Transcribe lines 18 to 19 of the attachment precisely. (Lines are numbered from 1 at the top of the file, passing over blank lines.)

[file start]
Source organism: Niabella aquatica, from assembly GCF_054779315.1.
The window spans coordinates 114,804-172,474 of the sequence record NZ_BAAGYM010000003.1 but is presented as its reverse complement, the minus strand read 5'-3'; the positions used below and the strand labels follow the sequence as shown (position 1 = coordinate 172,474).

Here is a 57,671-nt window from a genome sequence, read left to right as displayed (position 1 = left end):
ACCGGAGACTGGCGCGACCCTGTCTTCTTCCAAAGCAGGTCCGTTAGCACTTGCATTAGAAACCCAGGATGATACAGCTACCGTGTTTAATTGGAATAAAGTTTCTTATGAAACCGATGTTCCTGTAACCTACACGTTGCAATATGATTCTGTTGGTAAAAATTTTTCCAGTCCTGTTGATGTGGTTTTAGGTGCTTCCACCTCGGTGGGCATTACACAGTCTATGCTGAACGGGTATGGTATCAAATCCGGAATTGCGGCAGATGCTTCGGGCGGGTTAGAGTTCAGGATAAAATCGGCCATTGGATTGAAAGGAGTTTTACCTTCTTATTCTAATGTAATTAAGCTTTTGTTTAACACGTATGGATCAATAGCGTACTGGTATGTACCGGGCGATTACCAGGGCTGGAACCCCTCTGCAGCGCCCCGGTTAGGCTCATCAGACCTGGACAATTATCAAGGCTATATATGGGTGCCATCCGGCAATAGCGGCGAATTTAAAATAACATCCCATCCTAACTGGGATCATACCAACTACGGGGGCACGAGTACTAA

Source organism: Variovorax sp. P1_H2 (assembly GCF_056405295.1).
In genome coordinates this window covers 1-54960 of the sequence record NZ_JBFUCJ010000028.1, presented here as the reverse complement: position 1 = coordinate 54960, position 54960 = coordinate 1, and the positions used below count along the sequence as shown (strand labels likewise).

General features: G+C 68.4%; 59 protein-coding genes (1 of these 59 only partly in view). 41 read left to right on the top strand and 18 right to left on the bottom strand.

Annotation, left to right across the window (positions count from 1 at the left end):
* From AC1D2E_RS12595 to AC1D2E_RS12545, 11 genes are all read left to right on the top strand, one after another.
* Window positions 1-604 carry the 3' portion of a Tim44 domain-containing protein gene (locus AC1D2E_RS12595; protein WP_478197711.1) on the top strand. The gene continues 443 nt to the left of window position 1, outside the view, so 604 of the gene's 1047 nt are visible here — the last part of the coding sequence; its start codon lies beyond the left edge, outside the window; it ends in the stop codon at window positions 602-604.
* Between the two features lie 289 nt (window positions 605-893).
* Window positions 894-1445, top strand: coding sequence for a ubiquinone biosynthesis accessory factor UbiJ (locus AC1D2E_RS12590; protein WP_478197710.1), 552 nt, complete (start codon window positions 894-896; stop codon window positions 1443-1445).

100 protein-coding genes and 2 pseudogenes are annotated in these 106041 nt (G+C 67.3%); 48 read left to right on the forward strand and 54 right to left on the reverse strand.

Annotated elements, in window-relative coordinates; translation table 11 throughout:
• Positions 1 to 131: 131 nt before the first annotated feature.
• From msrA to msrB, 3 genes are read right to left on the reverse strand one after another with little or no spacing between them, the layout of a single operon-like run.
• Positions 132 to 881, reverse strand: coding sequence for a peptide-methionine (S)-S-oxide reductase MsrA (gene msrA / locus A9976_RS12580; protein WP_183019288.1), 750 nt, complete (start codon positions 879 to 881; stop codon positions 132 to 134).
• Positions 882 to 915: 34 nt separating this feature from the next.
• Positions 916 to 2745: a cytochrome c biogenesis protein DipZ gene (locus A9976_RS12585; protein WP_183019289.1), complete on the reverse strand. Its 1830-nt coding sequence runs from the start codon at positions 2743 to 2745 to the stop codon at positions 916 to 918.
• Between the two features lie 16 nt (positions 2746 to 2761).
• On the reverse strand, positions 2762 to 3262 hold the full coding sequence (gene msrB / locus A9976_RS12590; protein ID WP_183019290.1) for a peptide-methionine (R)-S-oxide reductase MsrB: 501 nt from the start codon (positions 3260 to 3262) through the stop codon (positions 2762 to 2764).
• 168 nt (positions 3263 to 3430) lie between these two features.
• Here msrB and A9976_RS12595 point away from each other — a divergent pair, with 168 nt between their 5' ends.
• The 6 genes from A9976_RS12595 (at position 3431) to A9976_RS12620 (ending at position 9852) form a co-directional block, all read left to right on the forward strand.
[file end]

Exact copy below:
• Positions 882 to 915: 34 nt separating this feature from the next.
• Positions 916 to 2745: a cytochrome c biogenesis protein DipZ gene (locus A9976_RS12585; protein WP_183019289.1), complete on the reverse strand. Its 1830-nt coding sequence runs from the start codon at positions 2743 to 2745 to the stop codon at positions 916 to 918.